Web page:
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3 Reasons Why Fitbit Doesn't Have to Fear the New Apple Watch

By Rick Munarriz – Sep 8, 2016 at 2:07PM

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The leading distributor of fitness trackers takes a small step back following the Apple Watch Series 2 media event yesterday, but it's not the right time to worry.

Image source: Fitbit.

Shares of Fitbit (FIT) slipped 2% yesterday, pushing the stock to its lowest close in more than two weeks. The culprit was likely Apple (AAPL -2.63%) peeling back the curtain on its refreshed smartwatch.

Apple Watch Series 2 tacks on two of the most requested features to last year's original model. The new wrist hugger is water-resistant and offers built-in GPS. Apple raises the bar with every update, and it typically keeps the price points the same. However, starting at $369, it's not as if the Apple Watch Series 2 will kill Fitbit's $199 Blaze smartwatch. The real threat here, at least in terms of pricing, is that last year's model -- now called Series 1 -- will be available at a $269 price point. 

This isn't something that Fitbit investors can ignore, but it's also something that won't crush Fitbit's business. Fitbit was never going to challenge Apple for market supremacy in the smartwatch world. Apple is the dominant player, and Fitbit didn't make a move to enter the competitive niche until earlier this year. 

Fitbit Blaze has served the company well. It has moved 2 million units through the first half of the year. However, since Fitbit is a company that lives and dies by its newest products, the second half of this year's success was going to be decided by how well Charge 2 and Flex 2 -- two updated fitness trackers hitting stores this month -- hold up. 

Tracker keeper

Fitbit is the undisputed champ of activity-monitoring bracelets. It sold 21.4 million of these connected devices last year, long before the 2 million smartwatches it shipped this year. Blaze has been an important contributor to Fitbit's 48% top-line growth through the first six months of this year, but it's not the fast-growing company's top driver. 

Fitness trackers continue to be Fitbit's business, and for now it's not likely that Apple Watch will change that. The most important reason may simply be the addressable market. Apple Watch doesn't play nice with Android smartphones. As iconic as the iPhone may be, Android remains the mobile operating system of choice in both the country and the world.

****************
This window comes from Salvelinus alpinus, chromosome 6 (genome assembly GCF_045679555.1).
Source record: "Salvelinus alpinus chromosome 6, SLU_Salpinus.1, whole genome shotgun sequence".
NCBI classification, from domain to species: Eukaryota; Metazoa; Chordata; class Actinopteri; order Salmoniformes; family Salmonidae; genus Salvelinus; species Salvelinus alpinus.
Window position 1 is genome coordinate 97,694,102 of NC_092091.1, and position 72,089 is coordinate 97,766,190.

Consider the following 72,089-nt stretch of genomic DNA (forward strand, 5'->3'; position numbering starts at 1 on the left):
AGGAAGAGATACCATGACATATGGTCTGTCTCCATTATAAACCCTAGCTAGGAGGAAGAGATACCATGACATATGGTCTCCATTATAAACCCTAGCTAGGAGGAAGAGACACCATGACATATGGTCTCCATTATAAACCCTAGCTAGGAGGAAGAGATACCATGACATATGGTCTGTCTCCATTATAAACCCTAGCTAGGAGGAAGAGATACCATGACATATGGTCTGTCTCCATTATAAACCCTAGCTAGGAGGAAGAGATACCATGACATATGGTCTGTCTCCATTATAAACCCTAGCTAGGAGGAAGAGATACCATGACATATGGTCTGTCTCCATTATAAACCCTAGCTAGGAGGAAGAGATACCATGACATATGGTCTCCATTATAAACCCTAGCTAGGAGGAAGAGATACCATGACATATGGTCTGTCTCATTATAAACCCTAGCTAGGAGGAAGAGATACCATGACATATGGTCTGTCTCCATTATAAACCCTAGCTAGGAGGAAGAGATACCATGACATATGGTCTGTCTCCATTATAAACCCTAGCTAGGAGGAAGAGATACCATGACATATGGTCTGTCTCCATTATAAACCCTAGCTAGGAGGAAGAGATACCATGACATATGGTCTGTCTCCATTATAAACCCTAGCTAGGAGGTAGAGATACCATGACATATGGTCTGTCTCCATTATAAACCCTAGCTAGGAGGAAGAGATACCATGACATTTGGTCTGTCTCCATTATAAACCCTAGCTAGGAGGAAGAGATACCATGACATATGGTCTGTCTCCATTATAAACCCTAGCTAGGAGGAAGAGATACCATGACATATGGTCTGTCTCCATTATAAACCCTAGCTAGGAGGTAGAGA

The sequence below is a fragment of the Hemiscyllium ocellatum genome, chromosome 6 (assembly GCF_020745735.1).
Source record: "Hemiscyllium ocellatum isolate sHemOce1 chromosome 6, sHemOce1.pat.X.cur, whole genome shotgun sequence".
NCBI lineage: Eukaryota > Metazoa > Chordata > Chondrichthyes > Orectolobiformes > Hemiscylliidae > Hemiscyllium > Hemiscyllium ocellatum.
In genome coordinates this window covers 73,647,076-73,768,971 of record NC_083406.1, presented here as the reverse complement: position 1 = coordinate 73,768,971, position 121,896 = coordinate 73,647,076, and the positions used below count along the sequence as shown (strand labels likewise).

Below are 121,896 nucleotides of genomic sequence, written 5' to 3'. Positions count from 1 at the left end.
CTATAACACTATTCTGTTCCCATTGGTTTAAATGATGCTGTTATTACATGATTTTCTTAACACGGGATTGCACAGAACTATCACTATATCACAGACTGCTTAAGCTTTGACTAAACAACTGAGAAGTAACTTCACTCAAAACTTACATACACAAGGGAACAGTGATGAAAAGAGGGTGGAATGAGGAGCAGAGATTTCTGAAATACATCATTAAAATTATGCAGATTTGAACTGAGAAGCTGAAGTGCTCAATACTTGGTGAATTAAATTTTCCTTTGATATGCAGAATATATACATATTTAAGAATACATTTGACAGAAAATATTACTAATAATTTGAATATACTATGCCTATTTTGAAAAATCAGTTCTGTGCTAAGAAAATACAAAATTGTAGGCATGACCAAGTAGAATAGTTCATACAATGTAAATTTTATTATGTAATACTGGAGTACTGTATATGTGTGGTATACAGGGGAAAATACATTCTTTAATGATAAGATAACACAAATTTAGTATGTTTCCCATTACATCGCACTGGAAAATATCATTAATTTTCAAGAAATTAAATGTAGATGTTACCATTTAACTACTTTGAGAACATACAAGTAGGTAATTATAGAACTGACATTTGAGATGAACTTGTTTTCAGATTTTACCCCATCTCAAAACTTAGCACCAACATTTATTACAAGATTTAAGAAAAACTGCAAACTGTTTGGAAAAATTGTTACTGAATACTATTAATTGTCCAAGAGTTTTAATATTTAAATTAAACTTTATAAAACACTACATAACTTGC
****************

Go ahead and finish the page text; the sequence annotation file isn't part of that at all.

There's also battery life. Tech specs for Apple Watch Series 2 list the same "up to 18 hours" battery life as the original. Active users don't mind setting the device to charge every night, but that may be a no-no for some Fitbit owners that actually use the monitoring devices to track sleep habits. You can't do that if you're not wearing it. The latest Fitbit products can last as long as five days. There are other products in the Fitbit catalog that can keep going for as long as six months before running out of juice. 

The third reason why Fitbit doesn't have to worry is price. Fitbit's Flex 2 and Charge 2 retail for $99 and $149, respectively. There are actually quite a few Fitbit products that cost even less. Apple is never going to fight with Fitbit in the double digits with its cool smartwatch. It's never going to get an entire "cheap chic" department store chain to subsidize outfitting its entire employee base with its devices, the way that Fitbit did to inspire healthier and more active lifestyles. 

Fitbit may not be able to rest easy forever. Apple has a way of incorporating features into its devices that wipe out entire industries. However, Fitbit is more of a disruptor than being disrupted right now. It's not time to worry about Apple's smartwatch push.

Rick Munarriz owns shares of Apple and Fitbit. The Motley Fool owns shares of and recommends Apple and Fitbit. The Motley Fool has the following options: long January 2018 $90 calls on Apple and short January 2018 $95 calls on Apple. We Fools may not all hold the same opinions, but we all believe that considering a diverse range of insights makes us better investors. The Motley Fool has a disclosure policy.

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